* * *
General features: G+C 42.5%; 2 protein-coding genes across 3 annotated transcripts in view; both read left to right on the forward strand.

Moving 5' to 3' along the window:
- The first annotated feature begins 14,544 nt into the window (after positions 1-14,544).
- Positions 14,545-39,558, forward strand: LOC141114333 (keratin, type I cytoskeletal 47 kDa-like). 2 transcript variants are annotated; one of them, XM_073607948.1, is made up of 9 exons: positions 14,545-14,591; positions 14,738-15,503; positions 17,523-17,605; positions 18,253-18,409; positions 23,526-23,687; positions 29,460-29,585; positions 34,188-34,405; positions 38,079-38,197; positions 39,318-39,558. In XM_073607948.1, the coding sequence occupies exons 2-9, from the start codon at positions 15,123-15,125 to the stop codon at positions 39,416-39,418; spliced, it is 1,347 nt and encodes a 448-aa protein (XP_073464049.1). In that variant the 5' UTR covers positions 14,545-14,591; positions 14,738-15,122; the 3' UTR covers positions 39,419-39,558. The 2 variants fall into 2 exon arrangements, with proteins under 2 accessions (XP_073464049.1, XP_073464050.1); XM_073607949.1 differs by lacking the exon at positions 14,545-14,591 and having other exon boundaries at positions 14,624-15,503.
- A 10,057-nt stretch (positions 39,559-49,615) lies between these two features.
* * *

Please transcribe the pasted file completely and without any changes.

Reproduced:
General features: G+C 42.5%; 2 protein-coding genes across 3 annotated transcripts in view; both read left to right on the forward strand.

Moving 5' to 3' along the window:
- The first annotated feature begins 14,544 nt into the window (after positions 1-14,544).
- Positions 14,545-39,558, forward strand: LOC141114333 (keratin, type I cytoskeletal 47 kDa-like). 2 transcript variants are annotated; one of them, XM_073607948.1, is made up of 9 exons: positions 14,545-14,591; positions 14,738-15,503; positions 17,523-17,605; positions 18,253-18,409; positions 23,526-23,687; positions 29,460-29,585; positions 34,188-34,405; positions 38,079-38,197; positions 39,318-39,558. In XM_073607948.1, the coding sequence occupies exons 2-9, from the start codon at positions 15,123-15,125 to the stop codon at positions 39,416-39,418; spliced, it is 1,347 nt and encodes a 448-aa protein (XP_073464049.1). In that variant the 5' UTR covers positions 14,545-14,591; positions 14,738-15,122; the 3' UTR covers positions 39,419-39,558. The 2 variants fall into 2 exon arrangements, with proteins under 2 accessions (XP_073464049.1, XP_073464050.1); XM_073607949.1 differs by lacking the exon at positions 14,545-14,591 and having other exon boundaries at positions 14,624-15,503.
- A 10,057-nt stretch (positions 39,559-49,615) lies between these two features.